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You might think that the “selfie stick” was invented a few years ago, but it turns out the original was designed over 30 years ago. Like so many inventors, Hiroshi Ueda from Japan created a product to solve a problem.

While on vacation in Paris, he asked the youth to take a picture of his family at a famous monument, and the youth ran off with his camera instead. Ueda thought it would be great if he had a device he could attach to his camera to take his own pictures.

BBC News explains that his “telescopic extender stick” was an extendable stick with a tripod screw that was built for use with a new, small, camera. He added a mirror to the front of the camera so that photographers could frame the photo properly He was so convinced the selfie stick would be a hit, he applied for a US patent, and 2 years later it was approved.

The extender stick didn’t take off commercially, but Ueda continued to use it. His patent expired in 2003, about 4 years before the launch of the iPhone. Today selfie sticks are so prevalent that they are being banned in some public places for fear their use may result in property damage or injury.

Even still, Ueda has a good attitude about being ahead of the times. “My idea came too early, but that’s just one of those things,” he told the BBC. “We call it a 3 am invention…it arrived too early.”

While coming up with a great product idea may seem like the hardest part, oftentimes it’s getting that invention to the shelves that require the most work.

Tamara Monosoff, author of Your Million Dollar Dream: Regain Control & Be Your Own Boss, has made a career out of offering advice to individuals striving to launch a successful business. While she emphasizes there’s no one process that ultimately results in success, she believes understanding how to sell the product is critical to the overall process. After all, people don’t buy inventions, they buy products. She has several tips for inventors who need guidance on how to get their creation to market.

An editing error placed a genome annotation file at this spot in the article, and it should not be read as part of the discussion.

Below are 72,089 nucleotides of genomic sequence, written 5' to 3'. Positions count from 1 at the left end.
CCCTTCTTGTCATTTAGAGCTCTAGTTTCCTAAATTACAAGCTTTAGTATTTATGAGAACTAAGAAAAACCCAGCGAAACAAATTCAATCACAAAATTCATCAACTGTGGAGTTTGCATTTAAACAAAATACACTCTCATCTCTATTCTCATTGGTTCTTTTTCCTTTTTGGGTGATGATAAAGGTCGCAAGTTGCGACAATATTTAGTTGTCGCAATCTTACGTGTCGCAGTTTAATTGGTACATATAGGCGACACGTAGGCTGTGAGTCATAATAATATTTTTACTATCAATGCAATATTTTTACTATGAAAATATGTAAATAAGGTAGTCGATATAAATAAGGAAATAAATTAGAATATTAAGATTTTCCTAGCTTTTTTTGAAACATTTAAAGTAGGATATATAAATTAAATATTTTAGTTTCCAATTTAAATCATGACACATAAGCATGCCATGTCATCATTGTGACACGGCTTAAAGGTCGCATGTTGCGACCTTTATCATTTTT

1. Buy one or two well-regarded books on inventing. Look for those that focus on making money, not just patents, and read them. After this step, you may adapt the next five steps to incorporate what you have learned in your research.
  2. Conduct market research. Identify products on the market, both online and in stores that are similar to your product idea, and note which companies make them and where they are sold.
  3. Spend time on the United States Patent and Trademark Office (USPTO) website to identify and read any patents similar to your concept
  4. Develop as good a prototype as possible with your available resources. This can be as basic as a drawing or as evolved as a professionally made product.
  5. Connect with other entrepreneurs in your local area or online to share information, resources & offer support.
  6. Draft a simple business plan; starting with the fundamentals.

Once you complete these 6 steps, you’ll be on your way!

From Thomas Edison to Steve Jobs, inventors have enhanced and improved our lives immeasurably. The inspiring book The Art of Invention by Steven J. Paley explores the psyche of these innovative individuals and summarizes what sets them apart from the rest of us.

Paley also outlines the three characteristics that define a great invention- simplicity, elegance, and robustness. Great creations typically have a simplistic way of solving a real-world problem. Often these solutions are right in front of us, but it takes an imaginative individual to bring the answer to light. The lowly paperclip comes to Paley’s mind as a case in point.

The process of the invention includes devising an idea for the “next big thing,” designing the product, conceptualizing a marketing plan, and selecting a production mechanism. Many times creative individuals have a great idea but aren’t sure how to proceed.

Paley offers guidance and shares examples on how to take your idea and turn it into a reality.

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